A Lancaster physicist has proposed a radical solution to the question of how
a charged particle, such as an electron, responded to its own
electromagnetic field.

This question has challenged physicists for over 100 years but mathematical
physicist Dr. Jonathan Gratus has suggested an alternative
approach—published in the Journal of Physics A: Mathematical and Theoretical
with controversial implications.

It is well established that if a point charge accelerates it produces
electromagnetic radiation. This radiation has both energy and momentum,
which must come from somewhere. It is usually assumed that they come from
the energy and momentum of the charged particle, damping the motion.

The history of attempts to calculate this radiation reaction (also known as
radiation damping) date back to Lorentz in 1892. Major contributions were
then made by many well known physicists including Plank, Abraham, von Laue,
Born, Schott, Pauli, Dirac and Landau. Active research continues to this day
with many articles published every year.

The challenge is that according to Maxwell's equations, the electric field
at the actual point where the point particle is, is infinite. Hence the
force on that point particle should also be infinite.

Various methods have been used to renormalise away this infinity. This leads
to the well established Lorentz-Abraham-Dirac equation.

Unfortunately, this equation has well known pathological solutions. For
example, a particle obeying this equation may accelerate forever with no
external force or accelerate before any force is applied. There is also the
quantum version of radiation damping. Ironically, this is one of the few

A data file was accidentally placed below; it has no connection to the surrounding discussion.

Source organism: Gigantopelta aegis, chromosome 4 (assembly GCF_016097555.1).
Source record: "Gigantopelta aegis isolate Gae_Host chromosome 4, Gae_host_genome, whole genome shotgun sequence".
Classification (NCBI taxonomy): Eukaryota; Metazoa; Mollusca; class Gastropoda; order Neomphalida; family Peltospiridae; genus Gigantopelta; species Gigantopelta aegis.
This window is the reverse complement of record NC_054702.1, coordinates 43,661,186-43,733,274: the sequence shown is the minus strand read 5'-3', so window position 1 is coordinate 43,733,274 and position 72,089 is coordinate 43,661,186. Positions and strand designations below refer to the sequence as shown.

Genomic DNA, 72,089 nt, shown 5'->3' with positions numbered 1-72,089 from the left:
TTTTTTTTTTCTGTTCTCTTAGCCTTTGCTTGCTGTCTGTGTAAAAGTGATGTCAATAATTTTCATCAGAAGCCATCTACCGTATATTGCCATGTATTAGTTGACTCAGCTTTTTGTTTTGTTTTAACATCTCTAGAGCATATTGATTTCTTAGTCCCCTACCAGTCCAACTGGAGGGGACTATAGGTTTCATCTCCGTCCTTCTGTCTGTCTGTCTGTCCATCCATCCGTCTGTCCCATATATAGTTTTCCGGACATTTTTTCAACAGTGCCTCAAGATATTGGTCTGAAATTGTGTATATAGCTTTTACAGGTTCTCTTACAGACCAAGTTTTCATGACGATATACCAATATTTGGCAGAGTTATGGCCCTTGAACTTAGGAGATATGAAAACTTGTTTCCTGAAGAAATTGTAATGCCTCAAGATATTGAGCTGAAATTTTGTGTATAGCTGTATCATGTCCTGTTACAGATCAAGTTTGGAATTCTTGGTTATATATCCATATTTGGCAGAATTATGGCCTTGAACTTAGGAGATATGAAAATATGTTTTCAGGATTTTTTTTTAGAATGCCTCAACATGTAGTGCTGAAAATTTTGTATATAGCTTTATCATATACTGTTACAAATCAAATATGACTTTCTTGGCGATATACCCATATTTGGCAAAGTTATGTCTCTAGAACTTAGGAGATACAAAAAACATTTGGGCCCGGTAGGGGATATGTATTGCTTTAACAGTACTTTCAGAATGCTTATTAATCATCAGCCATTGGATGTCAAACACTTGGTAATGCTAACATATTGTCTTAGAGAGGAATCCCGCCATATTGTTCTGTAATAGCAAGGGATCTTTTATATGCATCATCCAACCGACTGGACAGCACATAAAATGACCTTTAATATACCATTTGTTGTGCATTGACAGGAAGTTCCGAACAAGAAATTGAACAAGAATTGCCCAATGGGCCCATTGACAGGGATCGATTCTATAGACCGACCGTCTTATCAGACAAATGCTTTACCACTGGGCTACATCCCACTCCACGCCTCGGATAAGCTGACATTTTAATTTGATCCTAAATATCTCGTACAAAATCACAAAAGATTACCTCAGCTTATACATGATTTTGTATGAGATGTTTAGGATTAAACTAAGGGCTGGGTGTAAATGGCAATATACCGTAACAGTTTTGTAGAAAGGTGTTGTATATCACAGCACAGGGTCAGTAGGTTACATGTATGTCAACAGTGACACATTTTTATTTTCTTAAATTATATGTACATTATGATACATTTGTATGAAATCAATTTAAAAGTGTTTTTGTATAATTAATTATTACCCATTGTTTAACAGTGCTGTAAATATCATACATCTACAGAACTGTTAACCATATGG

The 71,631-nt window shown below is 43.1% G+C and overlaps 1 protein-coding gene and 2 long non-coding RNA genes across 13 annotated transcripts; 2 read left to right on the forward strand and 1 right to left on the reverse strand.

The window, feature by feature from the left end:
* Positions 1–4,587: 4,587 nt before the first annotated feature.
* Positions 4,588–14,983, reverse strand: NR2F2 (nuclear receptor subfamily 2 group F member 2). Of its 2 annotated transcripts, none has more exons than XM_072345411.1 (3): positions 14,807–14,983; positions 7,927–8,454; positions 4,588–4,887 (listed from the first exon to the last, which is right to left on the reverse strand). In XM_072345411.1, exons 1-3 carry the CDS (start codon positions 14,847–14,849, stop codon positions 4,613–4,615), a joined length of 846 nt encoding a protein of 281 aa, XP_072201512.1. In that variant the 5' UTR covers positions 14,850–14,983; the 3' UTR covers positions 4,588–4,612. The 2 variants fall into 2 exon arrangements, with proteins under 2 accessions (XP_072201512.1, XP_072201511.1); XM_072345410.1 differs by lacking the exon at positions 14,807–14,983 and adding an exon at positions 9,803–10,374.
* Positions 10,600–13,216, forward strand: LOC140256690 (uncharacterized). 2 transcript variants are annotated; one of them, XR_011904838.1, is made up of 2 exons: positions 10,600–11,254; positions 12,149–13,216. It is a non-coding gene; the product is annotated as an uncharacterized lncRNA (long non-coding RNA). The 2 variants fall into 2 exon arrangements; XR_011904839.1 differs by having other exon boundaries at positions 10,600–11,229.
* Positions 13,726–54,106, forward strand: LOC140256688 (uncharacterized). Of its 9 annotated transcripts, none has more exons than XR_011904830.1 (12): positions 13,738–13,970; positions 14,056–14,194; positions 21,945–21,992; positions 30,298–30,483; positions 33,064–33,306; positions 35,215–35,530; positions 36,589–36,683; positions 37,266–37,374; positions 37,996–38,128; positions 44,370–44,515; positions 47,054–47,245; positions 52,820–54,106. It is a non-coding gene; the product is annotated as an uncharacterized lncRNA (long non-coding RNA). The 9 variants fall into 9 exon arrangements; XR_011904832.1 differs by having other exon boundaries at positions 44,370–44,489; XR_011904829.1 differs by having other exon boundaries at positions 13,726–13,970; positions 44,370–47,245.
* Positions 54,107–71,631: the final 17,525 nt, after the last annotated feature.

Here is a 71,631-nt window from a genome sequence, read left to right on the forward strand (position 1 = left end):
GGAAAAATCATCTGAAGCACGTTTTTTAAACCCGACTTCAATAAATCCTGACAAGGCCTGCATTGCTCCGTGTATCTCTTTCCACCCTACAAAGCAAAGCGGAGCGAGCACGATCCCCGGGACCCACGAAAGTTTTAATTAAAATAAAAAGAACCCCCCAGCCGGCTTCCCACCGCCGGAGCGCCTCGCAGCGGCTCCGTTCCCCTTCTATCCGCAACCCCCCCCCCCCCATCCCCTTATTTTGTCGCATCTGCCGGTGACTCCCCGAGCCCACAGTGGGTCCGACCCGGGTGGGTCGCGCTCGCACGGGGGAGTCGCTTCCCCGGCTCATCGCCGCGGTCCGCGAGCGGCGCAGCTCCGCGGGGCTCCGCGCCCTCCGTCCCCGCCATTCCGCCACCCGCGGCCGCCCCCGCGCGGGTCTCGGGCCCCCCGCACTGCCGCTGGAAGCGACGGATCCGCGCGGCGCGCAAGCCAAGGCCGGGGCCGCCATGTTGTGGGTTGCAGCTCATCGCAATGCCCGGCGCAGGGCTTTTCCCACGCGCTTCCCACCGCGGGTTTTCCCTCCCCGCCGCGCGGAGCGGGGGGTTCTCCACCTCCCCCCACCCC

phenomena where the quantum version occurs at lower energies than the
classical one.

Physicists are actively searching for this effect. This requires `colliding'
very high energy electrons and powerful laser beams, a challenge as the
biggest particle accelerators are not situated near the most powerful
lasers. However, firing lasers into plasmas will produce high energy
electron, which can then interact with the laser beam. This only requires a
powerful laser. Current results show that quantum radiation reaction does
exist.

The alternative approach is to consider many charged particles, where each
particle responds to the fields of all the other charged particles, but not
itself. This approach was hitherto dismissed, since it was assumed that this
would not conserve energy and momentum.

However, Dr. Gratus shows that this assumption is false, with the energy and
momentum of one particle's radiation coming from the external fields used to
accelerate it.

He says that "the controversial implications of this result is that there
need not be classical radiation reaction at all. We may therefore consider
the discovery of quantum radiation reaction as similar to the discovery of
Pluto, which was found following predictions based on discrepancies in the
motion of Neptune. Corrected calculations showed there were no
discrepancies. Similarly radiation reaction was predicted, found and then
shown not to be needed."

## Reference:

Jonathan Gratus, Maxwell–Lorentz without self-interactions: conservation of
energy and momentum, Journal of Physics A: Mathematical and Theoretical
(2022).
DOI: 10.1088/1751-8121/ac48ee

Tags:
Physics